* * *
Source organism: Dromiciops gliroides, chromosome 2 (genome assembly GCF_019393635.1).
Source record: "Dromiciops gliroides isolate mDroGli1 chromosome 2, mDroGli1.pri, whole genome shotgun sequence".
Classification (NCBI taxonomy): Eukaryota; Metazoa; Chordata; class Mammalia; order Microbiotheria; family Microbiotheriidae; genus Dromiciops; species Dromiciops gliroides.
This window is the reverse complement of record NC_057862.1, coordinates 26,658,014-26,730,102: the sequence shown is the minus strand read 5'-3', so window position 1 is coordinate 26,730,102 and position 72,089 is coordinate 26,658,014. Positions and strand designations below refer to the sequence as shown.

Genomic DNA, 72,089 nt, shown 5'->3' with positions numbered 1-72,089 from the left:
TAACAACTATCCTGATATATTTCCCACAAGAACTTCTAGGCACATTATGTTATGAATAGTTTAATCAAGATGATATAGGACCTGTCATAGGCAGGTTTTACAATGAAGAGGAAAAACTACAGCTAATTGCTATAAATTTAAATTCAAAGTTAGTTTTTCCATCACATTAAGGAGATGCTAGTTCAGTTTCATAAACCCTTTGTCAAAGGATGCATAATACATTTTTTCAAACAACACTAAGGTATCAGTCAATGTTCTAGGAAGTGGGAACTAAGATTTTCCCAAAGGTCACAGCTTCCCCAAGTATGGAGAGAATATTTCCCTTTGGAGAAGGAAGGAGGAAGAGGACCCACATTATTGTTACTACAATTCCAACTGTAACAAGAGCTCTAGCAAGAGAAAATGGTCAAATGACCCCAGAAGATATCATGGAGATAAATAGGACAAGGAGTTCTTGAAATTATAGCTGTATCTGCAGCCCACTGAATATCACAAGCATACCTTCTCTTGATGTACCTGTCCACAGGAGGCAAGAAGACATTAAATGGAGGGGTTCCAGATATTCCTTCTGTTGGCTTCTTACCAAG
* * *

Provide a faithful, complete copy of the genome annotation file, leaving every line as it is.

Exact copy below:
Source organism: Dromiciops gliroides, chromosome 2 (genome assembly GCF_019393635.1).
Source record: "Dromiciops gliroides isolate mDroGli1 chromosome 2, mDroGli1.pri, whole genome shotgun sequence".
Classification (NCBI taxonomy): Eukaryota; Metazoa; Chordata; class Mammalia; order Microbiotheria; family Microbiotheriidae; genus Dromiciops; species Dromiciops gliroides.
This window is the reverse complement of record NC_057862.1, coordinates 26,658,014-26,730,102: the sequence shown is the minus strand read 5'-3', so window position 1 is coordinate 26,730,102 and position 72,089 is coordinate 26,658,014. Positions and strand designations below refer to the sequence as shown.

Genomic DNA, 72,089 nt, shown 5'->3' with positions numbered 1-72,089 from the left:
TAACAACTATCCTGATATATTTCCCACAAGAACTTCTAGGCACATTATGTTATGAATAGTTTAATCAAGATGATATAGGACCTGTCATAGGCAGGTTTTACAATGAAGAGGAAAAACTACAGCTAATTGCTATAAATTTAAATTCAAAGTTAGTTTTTCCATCACATTAAGGAGATGCTAGTTCAGTTTCATAAACCCTTTGTCAAAGGATGCATAATACATTTTTTCAAACAACACTAAGGTATCAGTCAATGTTCTAGGAAGTGGGAACTAAGATTTTCCCAAAGGTCACAGCTTCCCCAAGTATGGAGAGAATATTTCCCTTTGGAGAAGGAAGGAGGAAGAGGACCCACATTATTGTTACTACAATTCCAACTGTAACAAGAGCTCTAGCAAGAGAAAATGGTCAAATGACCCCAGAAGATATCATGGAGATAAATAGGACAAGGAGTTCTTGAAATTATAGCTGTATCTGCAGCCCACTGAATATCACAAGCATACCTTCTCTTGATGTACCTGTCCACAGGAGGCAAGAAGACATTAAATGGAGGGGTTCCAGATATTCCTTCTGTTGGCTTCTTACCAAG